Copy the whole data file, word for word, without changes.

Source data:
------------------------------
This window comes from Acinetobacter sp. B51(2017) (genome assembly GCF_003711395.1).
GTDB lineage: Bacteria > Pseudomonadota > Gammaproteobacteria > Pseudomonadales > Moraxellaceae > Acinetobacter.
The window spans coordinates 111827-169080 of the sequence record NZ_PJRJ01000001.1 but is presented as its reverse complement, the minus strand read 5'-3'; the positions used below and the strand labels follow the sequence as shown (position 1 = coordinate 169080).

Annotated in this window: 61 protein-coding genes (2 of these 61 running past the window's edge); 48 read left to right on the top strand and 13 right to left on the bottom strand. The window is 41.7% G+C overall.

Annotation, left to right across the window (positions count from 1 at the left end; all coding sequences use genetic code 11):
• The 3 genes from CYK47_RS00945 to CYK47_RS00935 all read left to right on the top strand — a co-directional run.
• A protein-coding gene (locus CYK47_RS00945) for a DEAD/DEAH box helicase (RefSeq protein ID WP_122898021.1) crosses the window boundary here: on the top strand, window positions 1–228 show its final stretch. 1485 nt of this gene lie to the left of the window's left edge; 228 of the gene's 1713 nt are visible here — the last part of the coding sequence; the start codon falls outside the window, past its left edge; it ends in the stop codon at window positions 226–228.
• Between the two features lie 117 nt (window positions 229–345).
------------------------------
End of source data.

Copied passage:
This window comes from Acinetobacter sp. B51(2017) (genome assembly GCF_003711395.1).
GTDB lineage: Bacteria > Pseudomonadota > Gammaproteobacteria > Pseudomonadales > Moraxellaceae > Acinetobacter.
The window spans coordinates 111827-169080 of the sequence record NZ_PJRJ01000001.1 but is presented as its reverse complement, the minus strand read 5'-3'; the positions used below and the strand labels follow the sequence as shown (position 1 = coordinate 169080).

Annotated in this window: 61 protein-coding genes (2 of these 61 running past the window's edge); 48 read left to right on the top strand and 13 right to left on the bottom strand. The window is 41.7% G+C overall.

Annotation, left to right across the window (positions count from 1 at the left end; all coding sequences use genetic code 11):
• The 3 genes from CYK47_RS00945 to CYK47_RS00935 all read left to right on the top strand — a co-directional run.
• A protein-coding gene (locus CYK47_RS00945) for a DEAD/DEAH box helicase (RefSeq protein ID WP_122898021.1) crosses the window boundary here: on the top strand, window positions 1–228 show its final stretch. 1485 nt of this gene lie to the left of the window's left edge; 228 of the gene's 1713 nt are visible here — the last part of the coding sequence; the start codon falls outside the window, past its left edge; it ends in the stop codon at window positions 226–228.
• Between the two features lie 117 nt (window positions 229–345).